Dylan Thomas: Swansea, Laugharne, And Llareggub

'It is spring, moonless night, in the small town starless and bible black.'

Explore the life of one of the 20th century’s most famous poet’s – Dylan Thomas.

Known as the ‘Rockstar’ poet, Dylan as a poet is one of the most important in the English language. Famous for works such as ‘Do Not Go Gentle into That Goodnight’ and ‘Under Milk Wood’ Thomas is often remembered for his love of drinking as much as his poetry. But was he as bad as we think he was? Make up your own mind as you explore his childhood home, the city in which he grew up, and the village he called home for the last years of his life. 

Starting from your hotel or accommodation in/near to Cardiff or Swansea (please contact us if you would like advice or guidance on where to stay) this is the perfect way to explore the life, works, and tragedies of an icon of poetry with a guide who loves, and is inspired by the works of, Dylan Thomas. 

The tour includes, but is not limited to:

 

Swansea City Centre Much of the Swansea that Thomas knew and loved was destroyed by bombing during the second world war. Thomas saw this bombing for himself, and this led him to write ‘Return Journey’ which we highly recommend reading (or rereading) before the tour. As we explore what is left of the Swansea Thomas grew up in and loved, we will visit locations such as The Uplands Hotel (now the Uplands Tavern) which was Thomas’ ‘local’, as well as Cwmdonkin Park one of the most important locations from Thomas’ childhood. We will also visit The Dylan Thomas Centre, which houses a permanent exhibition about Thomas’ extraordinary life and work. 

5 Cwm Donkin Drive was where Thomas grew up writing poetry. Now lovingly restored to how it might have looked when Thomas was young, this intimate museum offers a fantastic insight into the poet’s youth including his relationship with his father whose death inspired the poem ‘Do Not Go Gentle Into That Goodnight. Whilst here you can explore the lovingly restored rooms, including the smallest room in the house – Dylan’s childhood bedroom –  which he described as “a tiny, renovated bedroom, all papers and books, cigarette ends, hardly any light. Very tiny. I really have to go out again to turn around.’

Laugharne and its people are said to have inspired Thomas’ most famous work the play for voices ‘Under Milk Wood’. Described by Thomas as ‘the strangest town in Wales’ and the place he ‘loved beyond all places in Wales’ Thomas would regularly visit this unique town until he moved here in 1938. Perhaps the place most linked to Thomas, Laugharne was home to the Thomas family for 4 years. During this time Thomas wrote some of his most famous poems, as well as part of ‘Under Milk Wood’ in the Writer’s Hut in the cliffs overlooking the river Taf and it is here in Laugharne where both Dylan and his wife Caitlin were laid to rest.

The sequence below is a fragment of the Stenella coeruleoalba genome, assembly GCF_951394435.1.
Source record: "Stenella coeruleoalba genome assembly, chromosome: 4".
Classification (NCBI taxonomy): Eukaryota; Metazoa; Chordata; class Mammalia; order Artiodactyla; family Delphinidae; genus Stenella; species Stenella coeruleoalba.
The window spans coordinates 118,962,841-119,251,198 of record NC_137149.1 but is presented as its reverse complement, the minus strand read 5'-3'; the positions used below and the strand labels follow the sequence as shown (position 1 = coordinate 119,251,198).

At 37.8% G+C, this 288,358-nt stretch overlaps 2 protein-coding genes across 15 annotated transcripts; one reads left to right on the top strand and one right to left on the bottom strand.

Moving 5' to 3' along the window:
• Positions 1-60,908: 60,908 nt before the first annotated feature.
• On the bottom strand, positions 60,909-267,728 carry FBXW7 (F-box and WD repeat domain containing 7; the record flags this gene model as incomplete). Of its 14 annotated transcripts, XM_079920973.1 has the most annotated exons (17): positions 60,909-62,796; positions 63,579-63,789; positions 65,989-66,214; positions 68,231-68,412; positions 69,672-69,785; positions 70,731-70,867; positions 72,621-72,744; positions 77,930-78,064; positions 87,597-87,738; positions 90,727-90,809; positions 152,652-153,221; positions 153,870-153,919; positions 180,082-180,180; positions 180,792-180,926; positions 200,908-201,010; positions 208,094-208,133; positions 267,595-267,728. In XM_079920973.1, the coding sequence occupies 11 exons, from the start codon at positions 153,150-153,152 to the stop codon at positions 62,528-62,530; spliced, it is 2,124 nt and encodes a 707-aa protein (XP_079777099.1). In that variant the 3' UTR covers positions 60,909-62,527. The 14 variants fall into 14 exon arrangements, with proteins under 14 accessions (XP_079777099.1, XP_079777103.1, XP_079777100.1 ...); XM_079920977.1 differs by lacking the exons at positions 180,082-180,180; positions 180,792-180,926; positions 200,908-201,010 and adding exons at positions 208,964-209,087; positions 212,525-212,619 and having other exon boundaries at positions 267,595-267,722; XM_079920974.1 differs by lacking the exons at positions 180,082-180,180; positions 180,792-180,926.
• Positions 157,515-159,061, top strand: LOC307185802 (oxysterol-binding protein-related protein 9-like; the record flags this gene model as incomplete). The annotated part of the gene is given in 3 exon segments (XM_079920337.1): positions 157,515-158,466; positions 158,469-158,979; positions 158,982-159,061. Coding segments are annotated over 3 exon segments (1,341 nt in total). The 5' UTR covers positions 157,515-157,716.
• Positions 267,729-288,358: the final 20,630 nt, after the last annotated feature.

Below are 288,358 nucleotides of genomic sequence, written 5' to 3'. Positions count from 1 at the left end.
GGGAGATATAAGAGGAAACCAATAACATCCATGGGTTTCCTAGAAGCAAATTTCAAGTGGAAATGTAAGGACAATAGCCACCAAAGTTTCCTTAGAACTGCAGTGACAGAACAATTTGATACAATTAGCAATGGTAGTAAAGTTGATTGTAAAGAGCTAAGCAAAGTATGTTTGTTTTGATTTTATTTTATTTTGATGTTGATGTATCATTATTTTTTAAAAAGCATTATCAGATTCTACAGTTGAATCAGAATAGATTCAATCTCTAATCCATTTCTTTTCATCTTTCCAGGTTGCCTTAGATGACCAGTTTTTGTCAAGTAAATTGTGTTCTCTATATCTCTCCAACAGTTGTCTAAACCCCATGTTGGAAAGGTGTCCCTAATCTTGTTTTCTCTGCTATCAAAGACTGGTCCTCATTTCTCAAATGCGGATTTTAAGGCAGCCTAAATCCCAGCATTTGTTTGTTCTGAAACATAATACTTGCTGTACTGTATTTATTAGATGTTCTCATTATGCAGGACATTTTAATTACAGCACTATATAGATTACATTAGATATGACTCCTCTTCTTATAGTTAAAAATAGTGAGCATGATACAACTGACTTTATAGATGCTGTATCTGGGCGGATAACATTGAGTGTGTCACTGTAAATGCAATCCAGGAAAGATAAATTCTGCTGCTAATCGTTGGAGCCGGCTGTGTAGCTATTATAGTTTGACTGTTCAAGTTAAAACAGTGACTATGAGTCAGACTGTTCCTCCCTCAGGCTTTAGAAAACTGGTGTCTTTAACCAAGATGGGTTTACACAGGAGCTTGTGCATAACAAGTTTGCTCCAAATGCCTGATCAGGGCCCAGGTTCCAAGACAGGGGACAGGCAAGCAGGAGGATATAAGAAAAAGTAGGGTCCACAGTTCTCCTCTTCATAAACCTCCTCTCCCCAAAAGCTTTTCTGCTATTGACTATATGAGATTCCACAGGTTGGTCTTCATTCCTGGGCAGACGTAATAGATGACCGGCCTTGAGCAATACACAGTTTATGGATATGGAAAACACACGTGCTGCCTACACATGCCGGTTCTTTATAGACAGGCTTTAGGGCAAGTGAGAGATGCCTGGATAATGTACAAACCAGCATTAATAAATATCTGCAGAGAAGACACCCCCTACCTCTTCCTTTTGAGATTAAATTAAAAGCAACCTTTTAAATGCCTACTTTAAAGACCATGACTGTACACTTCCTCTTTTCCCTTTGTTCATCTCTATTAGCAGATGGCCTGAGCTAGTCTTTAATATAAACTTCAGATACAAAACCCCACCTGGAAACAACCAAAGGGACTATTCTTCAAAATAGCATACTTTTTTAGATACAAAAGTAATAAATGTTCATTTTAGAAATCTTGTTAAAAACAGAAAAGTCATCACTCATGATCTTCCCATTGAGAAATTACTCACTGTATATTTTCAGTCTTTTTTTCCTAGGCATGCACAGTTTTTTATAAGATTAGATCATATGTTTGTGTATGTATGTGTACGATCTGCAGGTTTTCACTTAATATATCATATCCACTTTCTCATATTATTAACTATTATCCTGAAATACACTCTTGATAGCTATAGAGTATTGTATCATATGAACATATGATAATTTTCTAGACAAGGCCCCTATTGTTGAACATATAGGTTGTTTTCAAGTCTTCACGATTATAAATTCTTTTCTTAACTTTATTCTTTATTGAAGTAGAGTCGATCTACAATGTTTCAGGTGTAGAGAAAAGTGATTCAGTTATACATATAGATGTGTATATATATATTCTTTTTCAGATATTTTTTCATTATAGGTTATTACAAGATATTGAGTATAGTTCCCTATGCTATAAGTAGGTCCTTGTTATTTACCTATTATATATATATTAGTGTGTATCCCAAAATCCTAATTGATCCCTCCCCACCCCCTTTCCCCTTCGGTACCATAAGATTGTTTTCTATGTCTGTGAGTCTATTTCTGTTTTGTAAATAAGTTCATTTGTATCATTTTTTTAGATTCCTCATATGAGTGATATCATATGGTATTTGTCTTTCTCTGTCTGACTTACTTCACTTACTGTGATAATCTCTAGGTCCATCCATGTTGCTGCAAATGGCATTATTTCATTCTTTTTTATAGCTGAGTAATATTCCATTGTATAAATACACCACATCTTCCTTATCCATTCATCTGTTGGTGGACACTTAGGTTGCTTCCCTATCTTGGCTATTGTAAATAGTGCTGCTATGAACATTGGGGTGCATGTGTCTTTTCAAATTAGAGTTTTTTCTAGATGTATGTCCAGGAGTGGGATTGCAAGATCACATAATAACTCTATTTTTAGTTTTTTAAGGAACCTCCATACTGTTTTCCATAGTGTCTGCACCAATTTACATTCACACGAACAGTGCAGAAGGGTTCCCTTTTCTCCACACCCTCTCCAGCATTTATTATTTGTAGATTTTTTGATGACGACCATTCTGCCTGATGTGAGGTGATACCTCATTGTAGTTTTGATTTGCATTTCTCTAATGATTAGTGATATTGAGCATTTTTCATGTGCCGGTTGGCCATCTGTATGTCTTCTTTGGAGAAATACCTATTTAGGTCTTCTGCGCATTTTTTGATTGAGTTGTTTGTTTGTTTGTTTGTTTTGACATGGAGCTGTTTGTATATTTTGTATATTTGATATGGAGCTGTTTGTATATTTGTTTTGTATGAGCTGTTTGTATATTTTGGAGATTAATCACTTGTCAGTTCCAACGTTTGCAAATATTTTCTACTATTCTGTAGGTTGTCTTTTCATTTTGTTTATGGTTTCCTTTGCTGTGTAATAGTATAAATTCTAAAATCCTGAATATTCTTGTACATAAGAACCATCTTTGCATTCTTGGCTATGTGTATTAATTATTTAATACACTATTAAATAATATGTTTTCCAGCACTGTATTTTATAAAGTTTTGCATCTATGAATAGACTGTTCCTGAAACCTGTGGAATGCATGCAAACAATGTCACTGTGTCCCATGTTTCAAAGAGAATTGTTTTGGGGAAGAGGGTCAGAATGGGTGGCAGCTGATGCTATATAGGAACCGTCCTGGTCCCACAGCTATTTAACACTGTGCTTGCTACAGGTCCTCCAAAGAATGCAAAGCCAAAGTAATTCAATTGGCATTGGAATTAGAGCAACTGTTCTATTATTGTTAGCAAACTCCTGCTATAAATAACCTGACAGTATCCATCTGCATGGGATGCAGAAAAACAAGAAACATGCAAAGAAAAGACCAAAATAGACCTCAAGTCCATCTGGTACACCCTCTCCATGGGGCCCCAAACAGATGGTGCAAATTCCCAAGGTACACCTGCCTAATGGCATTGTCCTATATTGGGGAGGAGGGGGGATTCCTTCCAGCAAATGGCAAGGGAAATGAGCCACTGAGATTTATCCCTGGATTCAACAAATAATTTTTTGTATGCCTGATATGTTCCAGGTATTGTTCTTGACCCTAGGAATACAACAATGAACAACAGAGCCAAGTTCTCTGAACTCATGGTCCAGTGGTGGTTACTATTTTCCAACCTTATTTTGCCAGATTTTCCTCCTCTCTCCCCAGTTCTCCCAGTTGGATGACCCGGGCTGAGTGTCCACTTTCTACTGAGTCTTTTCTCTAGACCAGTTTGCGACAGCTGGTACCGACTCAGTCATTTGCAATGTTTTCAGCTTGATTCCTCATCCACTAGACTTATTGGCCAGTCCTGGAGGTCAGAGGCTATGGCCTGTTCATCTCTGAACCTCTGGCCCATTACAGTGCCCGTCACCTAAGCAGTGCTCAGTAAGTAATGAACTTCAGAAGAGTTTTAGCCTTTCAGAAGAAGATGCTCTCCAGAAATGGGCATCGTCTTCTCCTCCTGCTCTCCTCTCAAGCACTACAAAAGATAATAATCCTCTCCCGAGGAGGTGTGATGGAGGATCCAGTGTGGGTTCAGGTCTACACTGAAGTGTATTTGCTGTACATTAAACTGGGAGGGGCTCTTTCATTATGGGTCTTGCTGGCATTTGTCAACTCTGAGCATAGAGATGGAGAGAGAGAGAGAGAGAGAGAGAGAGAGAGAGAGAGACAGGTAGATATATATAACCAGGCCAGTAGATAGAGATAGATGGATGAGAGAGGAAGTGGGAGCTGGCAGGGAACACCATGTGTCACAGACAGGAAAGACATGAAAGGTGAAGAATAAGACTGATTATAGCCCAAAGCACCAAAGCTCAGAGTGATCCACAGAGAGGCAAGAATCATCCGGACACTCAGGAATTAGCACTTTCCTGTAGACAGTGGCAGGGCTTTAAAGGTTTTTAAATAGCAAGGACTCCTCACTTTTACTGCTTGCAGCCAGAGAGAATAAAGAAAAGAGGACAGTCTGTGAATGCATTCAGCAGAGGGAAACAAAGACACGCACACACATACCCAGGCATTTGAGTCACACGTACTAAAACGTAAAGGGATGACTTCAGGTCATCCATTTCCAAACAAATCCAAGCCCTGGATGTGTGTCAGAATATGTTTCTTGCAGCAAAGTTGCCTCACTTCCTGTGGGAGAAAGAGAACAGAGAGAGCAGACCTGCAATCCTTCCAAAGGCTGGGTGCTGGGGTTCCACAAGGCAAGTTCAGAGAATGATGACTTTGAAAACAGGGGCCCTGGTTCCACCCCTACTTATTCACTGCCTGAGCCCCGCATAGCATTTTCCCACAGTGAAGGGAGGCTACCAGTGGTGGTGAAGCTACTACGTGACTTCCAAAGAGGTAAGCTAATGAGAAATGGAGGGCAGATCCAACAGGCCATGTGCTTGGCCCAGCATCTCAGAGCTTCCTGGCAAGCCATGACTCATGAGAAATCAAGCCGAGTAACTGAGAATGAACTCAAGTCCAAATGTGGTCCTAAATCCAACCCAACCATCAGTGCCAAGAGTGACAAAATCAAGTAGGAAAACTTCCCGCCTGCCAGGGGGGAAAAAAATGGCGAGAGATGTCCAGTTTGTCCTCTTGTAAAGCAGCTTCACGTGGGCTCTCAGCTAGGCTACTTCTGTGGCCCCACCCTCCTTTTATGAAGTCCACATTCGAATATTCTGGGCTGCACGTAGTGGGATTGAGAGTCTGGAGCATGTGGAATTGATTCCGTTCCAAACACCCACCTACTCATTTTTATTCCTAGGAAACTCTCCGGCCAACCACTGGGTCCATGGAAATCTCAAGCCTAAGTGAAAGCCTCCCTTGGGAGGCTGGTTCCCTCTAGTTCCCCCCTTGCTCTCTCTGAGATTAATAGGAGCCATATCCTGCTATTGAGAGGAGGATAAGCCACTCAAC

Brown’s Hotel Upon arriving at Laugharne we will take lunch at the famous Brown’s Hotel, which was a favourite drinking spot of Thomas’ during his time in the town. Now a stylish boutique hotel with a stunning restaurant, it is still possible to imagine Dylan sitting in the hotel bar, nursing a pint, watching the inspiration for his characters in Under Milk Wood come and go. 

Opposite Brown’s is the house in which Thomas’ parents lived towards the end of their lives. Known as The Pelican it was here where Thomas’ father died in 1952,  and where Dylan’s friends held a wake when news of the poet’s death in New York reached them in 1953. 

The Writer’s Hut Almost as famous as Thomas himself, The Writer’s Hut in Laugharne, has inspired the writing shed, huts, and garden rooms of countless other authors including Roald Dahl. This modern reproduction created using photos of Thomas working in the original, gives us an idea of what it was like for Thomas to sit here and write some of his most memorable poems including ‘Over Saint John’s Hill’ and ‘Do Not Go Gentle Into That Good Night’.

The Boathouse is where Dylan Thomas, his wife Caitlin, and their three children lived between 1938 and 1953. Purchased for Thomas by Margaret Taylor, the Boathouse houses some original items owned by Dylan Thomas, as well items such as a photograph of the poet, which travelled into space onboard the Space Shuttle Columbia in 1998! Whilst here you will have the opportunity to explore the intimate space that is The Boathouse, listen to the museum’s documentary about Thomas and his life, and hear how the Thomas estate still regularly visit this much-loved location. 

St Martin’s Church is our final stop on this tour exploring the life and works of Wales’ most famous poet. It is in the graveyard where both Dylan and his wife Caitlin are buried. Marked with a simple white cross your guide will give you the chance to quietly visit the grave, before discussing Thomas’ huge legacy as one of the English languages most important poets. 

If at any point you would like to indulge in a bit of writing, please let your guide know and they will retime the tour accordingly. In the past, we have had clients write letters (which they have left on the grave) as well as poetry and prose which clients have shared with us (much to our delight!)